Intel's acquisition of McAfee last year puzzled many analysts. We said it was about securing the Internet of Things.

In an interview with Forbes' Andy Greenberg, McAfee CEO David Dewalt talks about the purchase and explains why it happened. Dewalt emphasizes the IoT angle, but more notably emphasizes that the security innovations will happen at the software level, not the hardware level. "We're not embedding anything into the silicon," he says. "What we're doing is utilizing features that exist today with the technologies McAfee has to secure the stack in a way that's never been done before."

He says Intel has already added security features into the silicon. Dewalt told Greenberg:

Block, kill, encrypt, locate features, disaster recovery features. These are all in Intel technologies today.

It was much more the idea of putting security lower down in the software stack that led us to acquisition conversations.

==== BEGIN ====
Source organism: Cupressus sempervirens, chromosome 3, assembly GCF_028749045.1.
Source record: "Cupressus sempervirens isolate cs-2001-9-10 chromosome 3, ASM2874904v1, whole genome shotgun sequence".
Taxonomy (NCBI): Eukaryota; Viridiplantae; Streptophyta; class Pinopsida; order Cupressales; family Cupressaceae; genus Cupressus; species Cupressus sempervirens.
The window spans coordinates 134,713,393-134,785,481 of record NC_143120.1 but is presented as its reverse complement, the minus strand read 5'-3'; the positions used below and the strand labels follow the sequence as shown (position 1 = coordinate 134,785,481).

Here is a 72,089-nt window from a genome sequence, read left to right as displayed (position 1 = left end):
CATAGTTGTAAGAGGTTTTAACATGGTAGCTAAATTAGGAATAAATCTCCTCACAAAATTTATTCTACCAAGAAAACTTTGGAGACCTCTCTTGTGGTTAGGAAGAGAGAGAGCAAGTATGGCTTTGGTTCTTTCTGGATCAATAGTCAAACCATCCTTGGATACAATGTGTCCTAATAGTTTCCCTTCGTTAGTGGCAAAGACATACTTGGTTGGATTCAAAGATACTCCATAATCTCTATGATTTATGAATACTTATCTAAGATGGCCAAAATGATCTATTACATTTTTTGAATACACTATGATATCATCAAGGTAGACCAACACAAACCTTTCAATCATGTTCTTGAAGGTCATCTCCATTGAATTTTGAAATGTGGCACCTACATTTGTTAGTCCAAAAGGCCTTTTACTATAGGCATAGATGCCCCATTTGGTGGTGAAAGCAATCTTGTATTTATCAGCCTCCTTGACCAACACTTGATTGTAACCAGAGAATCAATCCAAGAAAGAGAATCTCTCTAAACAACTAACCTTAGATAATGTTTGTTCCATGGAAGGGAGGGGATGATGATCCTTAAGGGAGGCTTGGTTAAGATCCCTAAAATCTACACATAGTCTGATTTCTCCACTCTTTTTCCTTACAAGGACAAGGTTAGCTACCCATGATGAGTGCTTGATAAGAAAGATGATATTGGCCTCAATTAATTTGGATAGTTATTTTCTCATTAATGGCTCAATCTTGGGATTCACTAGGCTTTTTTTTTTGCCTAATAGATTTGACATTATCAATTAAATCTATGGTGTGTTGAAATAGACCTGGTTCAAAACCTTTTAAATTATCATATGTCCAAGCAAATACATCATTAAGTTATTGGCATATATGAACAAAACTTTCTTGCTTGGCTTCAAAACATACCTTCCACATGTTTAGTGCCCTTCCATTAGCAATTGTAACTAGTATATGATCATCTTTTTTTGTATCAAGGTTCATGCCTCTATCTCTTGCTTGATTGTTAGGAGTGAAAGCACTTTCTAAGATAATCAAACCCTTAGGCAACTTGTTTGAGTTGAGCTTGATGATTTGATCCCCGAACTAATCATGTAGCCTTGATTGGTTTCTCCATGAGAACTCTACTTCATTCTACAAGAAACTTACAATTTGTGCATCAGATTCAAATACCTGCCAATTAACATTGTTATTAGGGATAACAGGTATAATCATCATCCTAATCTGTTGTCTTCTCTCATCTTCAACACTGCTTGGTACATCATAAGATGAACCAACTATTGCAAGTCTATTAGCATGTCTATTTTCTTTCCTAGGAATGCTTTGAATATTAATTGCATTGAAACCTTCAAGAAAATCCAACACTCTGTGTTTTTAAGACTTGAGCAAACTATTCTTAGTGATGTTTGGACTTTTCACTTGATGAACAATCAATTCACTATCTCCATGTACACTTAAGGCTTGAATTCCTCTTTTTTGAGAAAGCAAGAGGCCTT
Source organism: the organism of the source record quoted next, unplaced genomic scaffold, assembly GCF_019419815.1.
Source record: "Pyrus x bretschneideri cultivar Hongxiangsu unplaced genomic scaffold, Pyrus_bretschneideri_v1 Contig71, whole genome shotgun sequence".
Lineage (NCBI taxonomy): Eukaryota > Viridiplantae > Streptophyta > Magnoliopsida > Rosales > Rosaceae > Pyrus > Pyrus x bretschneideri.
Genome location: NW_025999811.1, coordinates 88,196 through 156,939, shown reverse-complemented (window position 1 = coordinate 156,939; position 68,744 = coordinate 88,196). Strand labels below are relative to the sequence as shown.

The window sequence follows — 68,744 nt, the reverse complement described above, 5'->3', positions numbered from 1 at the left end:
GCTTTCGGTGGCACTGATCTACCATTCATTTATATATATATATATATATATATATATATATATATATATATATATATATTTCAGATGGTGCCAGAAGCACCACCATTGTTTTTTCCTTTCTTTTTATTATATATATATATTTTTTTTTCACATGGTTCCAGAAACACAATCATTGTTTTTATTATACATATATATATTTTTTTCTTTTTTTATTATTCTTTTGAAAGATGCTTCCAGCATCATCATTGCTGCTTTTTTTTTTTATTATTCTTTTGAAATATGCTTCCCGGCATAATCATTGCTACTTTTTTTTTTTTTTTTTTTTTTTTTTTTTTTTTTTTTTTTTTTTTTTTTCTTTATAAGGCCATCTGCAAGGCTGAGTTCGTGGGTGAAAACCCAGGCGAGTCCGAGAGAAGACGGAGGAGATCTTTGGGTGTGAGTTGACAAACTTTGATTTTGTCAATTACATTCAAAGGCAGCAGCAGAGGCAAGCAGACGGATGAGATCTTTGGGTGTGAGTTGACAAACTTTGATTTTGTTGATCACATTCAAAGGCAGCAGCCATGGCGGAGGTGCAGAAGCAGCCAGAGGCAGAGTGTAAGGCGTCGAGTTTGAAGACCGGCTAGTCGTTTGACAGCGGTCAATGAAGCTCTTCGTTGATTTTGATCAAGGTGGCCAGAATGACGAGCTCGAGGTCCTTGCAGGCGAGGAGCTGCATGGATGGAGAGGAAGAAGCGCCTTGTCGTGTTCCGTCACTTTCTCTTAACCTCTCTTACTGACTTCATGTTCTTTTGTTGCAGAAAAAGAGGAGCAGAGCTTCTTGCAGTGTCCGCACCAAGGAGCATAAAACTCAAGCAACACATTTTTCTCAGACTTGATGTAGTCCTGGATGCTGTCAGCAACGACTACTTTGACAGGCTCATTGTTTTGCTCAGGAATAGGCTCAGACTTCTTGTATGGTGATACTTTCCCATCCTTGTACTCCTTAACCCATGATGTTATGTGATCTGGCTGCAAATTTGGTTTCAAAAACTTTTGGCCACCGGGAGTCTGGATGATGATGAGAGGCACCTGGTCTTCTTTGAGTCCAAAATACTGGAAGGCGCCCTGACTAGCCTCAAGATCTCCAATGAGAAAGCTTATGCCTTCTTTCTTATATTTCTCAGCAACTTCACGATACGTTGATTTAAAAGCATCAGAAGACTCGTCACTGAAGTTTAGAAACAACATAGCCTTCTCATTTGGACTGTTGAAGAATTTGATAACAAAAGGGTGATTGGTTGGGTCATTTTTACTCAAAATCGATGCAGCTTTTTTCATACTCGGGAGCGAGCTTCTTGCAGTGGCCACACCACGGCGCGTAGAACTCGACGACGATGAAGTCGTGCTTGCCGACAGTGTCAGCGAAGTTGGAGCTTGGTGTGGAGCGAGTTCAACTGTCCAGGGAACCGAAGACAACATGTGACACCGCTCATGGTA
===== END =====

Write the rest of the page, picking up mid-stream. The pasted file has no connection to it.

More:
Dewalt also points to Intel's Wind River acquisition. The Wind River operating system powers devices ranging from ATMs to airplanes, and McAfee is working to build security into the OS and BIOS.

He says this isn't about lock-in, however. According to him, competitors have the same low-level access that McAfee has. "The silicon instruction sets have been published, for example, the I-Series platforms for CPUs, the Xeon processors, the vPro technology that Intel has," he says "This opportunity to integrate and utilize these features has been around for everybody."

That makes me wonder what the strategic purpose of Intel having its own in-house security company is, though (aside from the revenue element, which Dewalt discusses). Perhaps Intel felt not enough companies were taking advantage of the technology?